Putting a spin on work experience
Work experience can include anything you've done full-time or part-
time as a volunteer, temp, or paid employee.
When it comes to organizing your work experience on your resume, these
are the fundamental principles that should guide you in deciding which
experience goes in and the order you want to present them in:
What makes things a bit tricky is that these principles can often
conflict with one another. For example: Chronological order is best,
but your most relevant experience may not be the most recent. You want
to omit irrelevant details, but you've been working in an unrelated
job for a while, and leaving out may make it seem like you've been
unemployed for over a year. You have experience with a very highly
respected company, but it was 15 years ago.
- Experience that is most related to what you're looking to do
next should be placed closer to the top of your resume where they are
most likely to be seen at a glance and most likely to be read.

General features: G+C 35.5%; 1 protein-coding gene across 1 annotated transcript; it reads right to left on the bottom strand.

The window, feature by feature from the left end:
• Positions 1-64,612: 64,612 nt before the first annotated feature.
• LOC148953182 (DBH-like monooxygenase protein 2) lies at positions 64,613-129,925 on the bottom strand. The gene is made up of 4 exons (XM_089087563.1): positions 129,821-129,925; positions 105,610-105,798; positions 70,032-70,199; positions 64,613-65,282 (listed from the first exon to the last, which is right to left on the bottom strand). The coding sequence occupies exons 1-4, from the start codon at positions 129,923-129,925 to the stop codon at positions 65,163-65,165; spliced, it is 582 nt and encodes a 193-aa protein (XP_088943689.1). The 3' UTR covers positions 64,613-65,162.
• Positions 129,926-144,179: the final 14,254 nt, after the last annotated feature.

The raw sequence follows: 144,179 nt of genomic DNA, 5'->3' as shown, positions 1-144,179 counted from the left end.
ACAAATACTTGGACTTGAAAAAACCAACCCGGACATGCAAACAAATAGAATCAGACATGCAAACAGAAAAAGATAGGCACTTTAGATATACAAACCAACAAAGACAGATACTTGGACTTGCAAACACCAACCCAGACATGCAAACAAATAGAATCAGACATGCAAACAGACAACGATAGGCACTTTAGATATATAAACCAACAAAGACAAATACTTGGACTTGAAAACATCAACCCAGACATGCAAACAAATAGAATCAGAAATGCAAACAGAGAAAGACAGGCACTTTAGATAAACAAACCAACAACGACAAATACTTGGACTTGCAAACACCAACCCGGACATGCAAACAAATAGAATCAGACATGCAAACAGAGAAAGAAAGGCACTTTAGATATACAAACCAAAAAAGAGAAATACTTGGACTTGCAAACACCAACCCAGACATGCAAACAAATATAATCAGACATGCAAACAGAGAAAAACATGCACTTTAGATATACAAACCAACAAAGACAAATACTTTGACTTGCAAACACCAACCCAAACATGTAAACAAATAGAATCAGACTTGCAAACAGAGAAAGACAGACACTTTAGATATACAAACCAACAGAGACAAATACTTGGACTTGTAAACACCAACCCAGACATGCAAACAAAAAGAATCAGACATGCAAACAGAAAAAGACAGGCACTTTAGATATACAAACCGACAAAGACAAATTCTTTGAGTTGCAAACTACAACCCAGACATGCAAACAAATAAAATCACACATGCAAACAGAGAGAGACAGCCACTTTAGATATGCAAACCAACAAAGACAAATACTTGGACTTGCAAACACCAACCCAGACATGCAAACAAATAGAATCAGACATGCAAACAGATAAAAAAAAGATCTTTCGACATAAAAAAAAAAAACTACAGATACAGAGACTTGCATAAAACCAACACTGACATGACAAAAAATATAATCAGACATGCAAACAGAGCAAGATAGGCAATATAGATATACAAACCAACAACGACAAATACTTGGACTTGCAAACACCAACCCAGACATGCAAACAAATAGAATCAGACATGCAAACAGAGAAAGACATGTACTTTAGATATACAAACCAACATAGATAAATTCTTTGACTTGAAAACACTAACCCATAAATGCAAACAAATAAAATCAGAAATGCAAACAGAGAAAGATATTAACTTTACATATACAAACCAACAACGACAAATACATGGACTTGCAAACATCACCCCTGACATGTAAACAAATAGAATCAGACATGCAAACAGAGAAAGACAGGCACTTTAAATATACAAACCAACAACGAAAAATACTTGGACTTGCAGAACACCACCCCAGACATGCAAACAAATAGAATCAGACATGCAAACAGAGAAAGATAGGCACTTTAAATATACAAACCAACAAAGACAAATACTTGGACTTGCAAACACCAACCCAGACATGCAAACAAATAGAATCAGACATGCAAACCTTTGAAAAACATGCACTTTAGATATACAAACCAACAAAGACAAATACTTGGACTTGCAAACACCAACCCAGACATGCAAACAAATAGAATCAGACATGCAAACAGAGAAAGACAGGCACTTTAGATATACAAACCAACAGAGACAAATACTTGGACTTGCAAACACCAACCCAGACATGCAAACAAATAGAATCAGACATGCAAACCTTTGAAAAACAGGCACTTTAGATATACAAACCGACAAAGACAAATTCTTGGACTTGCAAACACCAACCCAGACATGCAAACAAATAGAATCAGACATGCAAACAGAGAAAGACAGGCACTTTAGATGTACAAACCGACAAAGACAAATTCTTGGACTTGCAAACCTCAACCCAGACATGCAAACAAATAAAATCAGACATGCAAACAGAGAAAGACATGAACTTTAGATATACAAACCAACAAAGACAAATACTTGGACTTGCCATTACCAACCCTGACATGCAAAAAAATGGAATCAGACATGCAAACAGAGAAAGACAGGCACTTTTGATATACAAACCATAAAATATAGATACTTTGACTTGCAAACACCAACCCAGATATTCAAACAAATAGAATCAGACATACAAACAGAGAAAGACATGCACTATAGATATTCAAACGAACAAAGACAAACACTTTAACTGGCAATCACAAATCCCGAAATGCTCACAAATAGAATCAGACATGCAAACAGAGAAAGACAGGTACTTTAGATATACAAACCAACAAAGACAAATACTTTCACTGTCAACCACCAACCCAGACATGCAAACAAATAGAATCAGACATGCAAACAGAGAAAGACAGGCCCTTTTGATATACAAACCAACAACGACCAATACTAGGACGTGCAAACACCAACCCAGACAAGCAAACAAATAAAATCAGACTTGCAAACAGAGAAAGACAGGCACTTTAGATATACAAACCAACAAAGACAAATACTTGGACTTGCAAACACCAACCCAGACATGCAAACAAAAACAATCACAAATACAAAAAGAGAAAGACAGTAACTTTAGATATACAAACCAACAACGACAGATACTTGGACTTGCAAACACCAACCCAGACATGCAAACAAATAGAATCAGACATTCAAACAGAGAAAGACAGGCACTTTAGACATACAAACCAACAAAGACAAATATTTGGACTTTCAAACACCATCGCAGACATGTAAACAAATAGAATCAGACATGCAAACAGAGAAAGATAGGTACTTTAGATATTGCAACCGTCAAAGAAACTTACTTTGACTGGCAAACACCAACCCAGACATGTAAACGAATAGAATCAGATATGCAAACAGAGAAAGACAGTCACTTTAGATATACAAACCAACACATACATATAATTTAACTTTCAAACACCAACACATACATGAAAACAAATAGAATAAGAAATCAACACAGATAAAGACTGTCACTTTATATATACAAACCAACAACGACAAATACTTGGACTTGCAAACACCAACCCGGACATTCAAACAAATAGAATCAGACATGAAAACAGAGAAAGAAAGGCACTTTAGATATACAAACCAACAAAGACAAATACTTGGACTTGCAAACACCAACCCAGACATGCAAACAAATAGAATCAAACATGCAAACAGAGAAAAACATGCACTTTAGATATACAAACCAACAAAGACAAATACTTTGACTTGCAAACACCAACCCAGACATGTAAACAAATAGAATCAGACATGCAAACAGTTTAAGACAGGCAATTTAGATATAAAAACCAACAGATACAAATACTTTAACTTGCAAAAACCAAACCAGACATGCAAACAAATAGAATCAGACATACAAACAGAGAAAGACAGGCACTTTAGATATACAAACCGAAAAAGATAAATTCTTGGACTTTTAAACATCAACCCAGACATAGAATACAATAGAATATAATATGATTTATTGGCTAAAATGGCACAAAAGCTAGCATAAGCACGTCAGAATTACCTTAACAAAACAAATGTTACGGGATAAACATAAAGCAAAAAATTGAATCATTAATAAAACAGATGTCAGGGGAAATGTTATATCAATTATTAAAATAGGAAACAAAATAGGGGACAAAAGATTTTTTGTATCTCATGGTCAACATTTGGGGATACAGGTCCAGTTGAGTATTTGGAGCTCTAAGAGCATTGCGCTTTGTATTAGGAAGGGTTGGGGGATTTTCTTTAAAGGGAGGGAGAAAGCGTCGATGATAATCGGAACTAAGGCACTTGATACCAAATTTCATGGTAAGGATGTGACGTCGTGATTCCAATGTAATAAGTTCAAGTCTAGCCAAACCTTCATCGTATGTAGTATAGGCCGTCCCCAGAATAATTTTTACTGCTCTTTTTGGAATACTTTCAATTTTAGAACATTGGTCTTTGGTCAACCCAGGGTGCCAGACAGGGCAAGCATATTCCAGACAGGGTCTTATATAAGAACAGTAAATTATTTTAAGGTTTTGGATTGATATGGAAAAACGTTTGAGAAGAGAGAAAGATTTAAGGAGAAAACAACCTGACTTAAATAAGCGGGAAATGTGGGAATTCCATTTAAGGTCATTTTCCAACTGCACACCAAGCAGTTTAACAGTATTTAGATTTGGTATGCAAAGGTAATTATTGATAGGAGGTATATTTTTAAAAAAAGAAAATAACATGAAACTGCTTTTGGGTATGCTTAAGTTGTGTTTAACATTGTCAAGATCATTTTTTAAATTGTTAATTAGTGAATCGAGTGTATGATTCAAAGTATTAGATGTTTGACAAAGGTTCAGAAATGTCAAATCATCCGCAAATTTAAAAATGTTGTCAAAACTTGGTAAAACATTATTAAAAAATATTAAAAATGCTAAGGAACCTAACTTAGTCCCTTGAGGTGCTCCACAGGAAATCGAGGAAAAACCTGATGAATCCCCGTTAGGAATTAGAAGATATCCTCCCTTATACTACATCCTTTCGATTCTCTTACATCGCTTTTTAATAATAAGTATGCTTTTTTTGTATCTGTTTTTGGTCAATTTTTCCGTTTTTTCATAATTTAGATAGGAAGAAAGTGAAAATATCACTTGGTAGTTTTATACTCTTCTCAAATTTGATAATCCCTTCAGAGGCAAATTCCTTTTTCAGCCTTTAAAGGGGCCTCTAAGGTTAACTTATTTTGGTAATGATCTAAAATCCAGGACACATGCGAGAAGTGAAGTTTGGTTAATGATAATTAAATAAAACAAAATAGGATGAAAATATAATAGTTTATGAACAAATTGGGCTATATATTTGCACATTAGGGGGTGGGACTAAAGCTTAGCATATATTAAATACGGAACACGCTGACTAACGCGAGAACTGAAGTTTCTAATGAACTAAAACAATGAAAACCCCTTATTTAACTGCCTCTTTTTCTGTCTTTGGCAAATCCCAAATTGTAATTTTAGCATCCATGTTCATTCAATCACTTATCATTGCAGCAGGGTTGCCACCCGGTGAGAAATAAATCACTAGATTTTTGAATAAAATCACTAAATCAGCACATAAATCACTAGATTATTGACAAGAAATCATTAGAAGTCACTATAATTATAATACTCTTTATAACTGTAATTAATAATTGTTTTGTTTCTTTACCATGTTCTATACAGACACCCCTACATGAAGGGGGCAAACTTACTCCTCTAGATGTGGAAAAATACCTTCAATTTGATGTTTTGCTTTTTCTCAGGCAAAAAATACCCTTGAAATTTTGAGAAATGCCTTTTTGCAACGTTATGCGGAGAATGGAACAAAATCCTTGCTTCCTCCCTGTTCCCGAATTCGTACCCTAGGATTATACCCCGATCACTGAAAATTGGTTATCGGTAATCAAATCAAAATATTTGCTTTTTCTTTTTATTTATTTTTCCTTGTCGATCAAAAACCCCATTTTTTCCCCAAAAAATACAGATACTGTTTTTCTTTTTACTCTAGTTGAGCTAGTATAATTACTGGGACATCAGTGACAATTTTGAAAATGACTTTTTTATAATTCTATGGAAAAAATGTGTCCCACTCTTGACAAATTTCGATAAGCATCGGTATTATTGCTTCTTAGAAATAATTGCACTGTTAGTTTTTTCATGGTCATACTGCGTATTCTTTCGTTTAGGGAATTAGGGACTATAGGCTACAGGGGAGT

- Chronological order is the easiest for the reader to get a mental
image of you and your achievements. Hopping around can cause
confusion. It may also create the appearance of gaps if you're placing
experience from different periods next to each other on the page, or
leading off with something other than your most recent experience.
- Any experience that's entirely irrelevant to what you want to do
next should be left out. Managers like to talk about the benefits of
having a flexible, adaptable staff, but they usually still look to
hire people that look like specialists. As much as possible, you want
to make it look like what you've done is just like what you're looking
to do next. Irrelevant details take attention away from your related
experience and erodes your credibility as a specialist.
- You'd prefer not to have noticeable gaps -- especially ones of a
couple years or more. In the past this was a big issue because people
were expected either to stay at one company or to move immediately on
to something else if they did leave. This isn't the case anymore, but
there are still a few anal retentive types who get all agitated about
gaps. And since everyone has it ingrained in them to look out for
employment gaps, they'll likely spot it and wonder about it.
- The last 10 years is what you want to focus on. Anything before
that is fast becoming ancient history.
- Experience with well-known and respected organizations gives you a